“Danny Burgess, Bobby DuBose plan 2020 re-election bids” via the News Service of Florida — Burgess, a Zephyrhills Republican who easily defeated unaffiliated candidate David “TK” Hayes, opened a campaign account to run again in Pasco County’s House District 38, according to the state Division of Elections website. Similarly, DuBose, a Fort Lauderdale Democrat who was unopposed this year, opened a campaign account to seek another term in Broward County’s House District 94. Last week, Miami Democrat James Bush III, who was elected in the August primary, opened an account to run again in 2020 in Miami-Dade County’s House District 109, according to the Division of Elections website.
— STATEWIDE —
“Agriculture industry takes a big hit in hurricane” via the News Service of Florida — Florida’s agriculture industry suffered nearly $1.49 billion in damages from Hurricane Michael, with timber growers the hardest hit, the state Department of Agriculture and Consumer Services said … estimated the economic losses for the timber industry at $1.3 billion, a figure the Florida Forest Service projected shortly after the storm. The rest of the numbers mostly align with figures presented by the University of Florida’s Institute of Food and Agricultural Sciences in late October. Those numbers projected that nearly 1 million acres of crops such as cotton, nuts and vegetables, along with beef, dairy and other animal products, were damaged across 25 counties. In the department’s report, cotton damages were estimated at $49.9 million, cattle at $43 million, peanuts at $23 million and nurseries at $16 million.
ICYMI — “Prosecutors drop case against exonerated death-row inmate Clemente Aguirre-Jarquin” via Michael Williams of the Orlando Sentinel — Aguirre-Jarquin spent nearly 15 years behind bars — including 10 on death row — for the 2004 stabbing deaths of Cheryl Williams and Carol Bareis in Altamonte Springs. The decision by State Attorney Phil Archer’s office to drop the case came two years after the Florida Supreme Court overturned Aguirre-Jarquin’s conviction based on repeated confessions to the crimes by Samantha Williams, Cheryl Williams’ daughter and Bareis’ granddaughter — and days after new testimony surfaced that undermined her alibi. Aguirre-Jarquin walked out of a detention facility Monday afternoon, hugging members of his legal team and supporters. But his future remains unclear. (T)he U.S. Department of Homeland Security placed an immigration hold on the undocumented Honduran immigrant. He was released on bond.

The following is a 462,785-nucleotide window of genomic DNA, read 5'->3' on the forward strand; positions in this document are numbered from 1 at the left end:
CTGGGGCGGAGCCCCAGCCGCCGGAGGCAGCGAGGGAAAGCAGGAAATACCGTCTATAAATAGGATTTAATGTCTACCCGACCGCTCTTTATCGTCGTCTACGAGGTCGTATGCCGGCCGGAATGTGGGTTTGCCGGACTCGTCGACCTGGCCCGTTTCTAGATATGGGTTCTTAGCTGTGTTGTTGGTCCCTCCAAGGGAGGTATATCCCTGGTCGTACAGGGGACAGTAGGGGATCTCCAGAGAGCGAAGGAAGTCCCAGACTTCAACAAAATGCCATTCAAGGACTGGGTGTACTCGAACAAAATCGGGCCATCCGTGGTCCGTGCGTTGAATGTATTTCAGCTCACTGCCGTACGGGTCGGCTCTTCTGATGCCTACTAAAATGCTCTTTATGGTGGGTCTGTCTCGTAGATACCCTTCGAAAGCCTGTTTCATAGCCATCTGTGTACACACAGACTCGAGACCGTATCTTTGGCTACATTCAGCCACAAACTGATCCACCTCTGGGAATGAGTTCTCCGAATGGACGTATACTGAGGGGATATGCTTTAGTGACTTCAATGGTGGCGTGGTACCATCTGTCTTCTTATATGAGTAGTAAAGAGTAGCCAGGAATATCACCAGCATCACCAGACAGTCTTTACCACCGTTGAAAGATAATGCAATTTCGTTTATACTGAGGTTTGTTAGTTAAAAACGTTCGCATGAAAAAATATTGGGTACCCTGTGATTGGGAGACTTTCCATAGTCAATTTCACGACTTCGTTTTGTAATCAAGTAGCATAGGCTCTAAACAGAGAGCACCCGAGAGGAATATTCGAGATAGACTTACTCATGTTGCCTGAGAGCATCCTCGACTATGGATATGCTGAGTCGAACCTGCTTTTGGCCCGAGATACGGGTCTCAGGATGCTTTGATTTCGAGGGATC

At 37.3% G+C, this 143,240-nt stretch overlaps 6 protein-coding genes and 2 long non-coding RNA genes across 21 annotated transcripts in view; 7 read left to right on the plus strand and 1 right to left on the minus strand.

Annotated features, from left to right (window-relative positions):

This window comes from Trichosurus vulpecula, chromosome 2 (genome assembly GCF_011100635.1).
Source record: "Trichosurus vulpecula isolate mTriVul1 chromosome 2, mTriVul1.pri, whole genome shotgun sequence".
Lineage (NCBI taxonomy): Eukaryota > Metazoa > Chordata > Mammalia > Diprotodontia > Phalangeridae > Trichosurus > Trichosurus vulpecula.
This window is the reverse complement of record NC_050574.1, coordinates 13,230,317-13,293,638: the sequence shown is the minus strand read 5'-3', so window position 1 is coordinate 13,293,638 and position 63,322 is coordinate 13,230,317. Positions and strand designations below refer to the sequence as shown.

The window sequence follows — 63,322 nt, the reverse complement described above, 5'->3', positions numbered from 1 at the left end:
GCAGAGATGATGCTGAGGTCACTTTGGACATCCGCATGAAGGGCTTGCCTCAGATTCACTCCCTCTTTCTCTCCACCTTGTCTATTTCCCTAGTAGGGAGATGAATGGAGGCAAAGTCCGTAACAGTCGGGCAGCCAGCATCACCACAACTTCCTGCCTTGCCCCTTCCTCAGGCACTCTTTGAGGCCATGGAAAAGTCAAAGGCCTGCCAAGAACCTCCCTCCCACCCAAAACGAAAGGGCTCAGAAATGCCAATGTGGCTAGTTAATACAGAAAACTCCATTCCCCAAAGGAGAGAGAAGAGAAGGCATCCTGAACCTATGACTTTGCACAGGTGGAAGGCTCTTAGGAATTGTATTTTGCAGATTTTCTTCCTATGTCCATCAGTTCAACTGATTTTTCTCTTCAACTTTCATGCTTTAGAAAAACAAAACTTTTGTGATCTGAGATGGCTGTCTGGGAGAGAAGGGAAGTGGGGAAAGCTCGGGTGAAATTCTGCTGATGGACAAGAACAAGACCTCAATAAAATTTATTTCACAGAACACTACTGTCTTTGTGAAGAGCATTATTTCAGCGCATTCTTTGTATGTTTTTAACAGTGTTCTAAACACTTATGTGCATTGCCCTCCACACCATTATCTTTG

Must read: “Starving for help: A search for mental health care ends tragically at the Putnam County Jail” via Ben Conarck of the Florida Times-Union — Gregory Allan Futch was physically and mentally ill when he was taken into custody by the Putnam County Sheriff’s Office. When the deputies came, Vicki Futch expected them to take her mentally ill son to the hospital. She’d been in touch with a captain from the Putnam County Sheriff’s Office about her son, trying to arrange an escort. But Greg was in a particularly agitated mood that day in late January. He became violent and struck Vicki, 80, across the face. Feeling as if she were out of options, Vicki Futch texted the captain again, but a deputy responded instead. He noted a mark on Vicki’s cheek, arrested Futch, and booked him into the county jail … Futch spent the next two weeks suffering in jail. Medical staff there logged behavioral and physical health episodes with regularity but were unable or unwilling to provide relief for Futch. By the time he was taken back to the hospital, Futch, at 5 feet 9 inches tall, weighed 100 pounds. Two days before he was arrested, he weighed 154 pounds, according to medical records. Futch died on Feb. 17.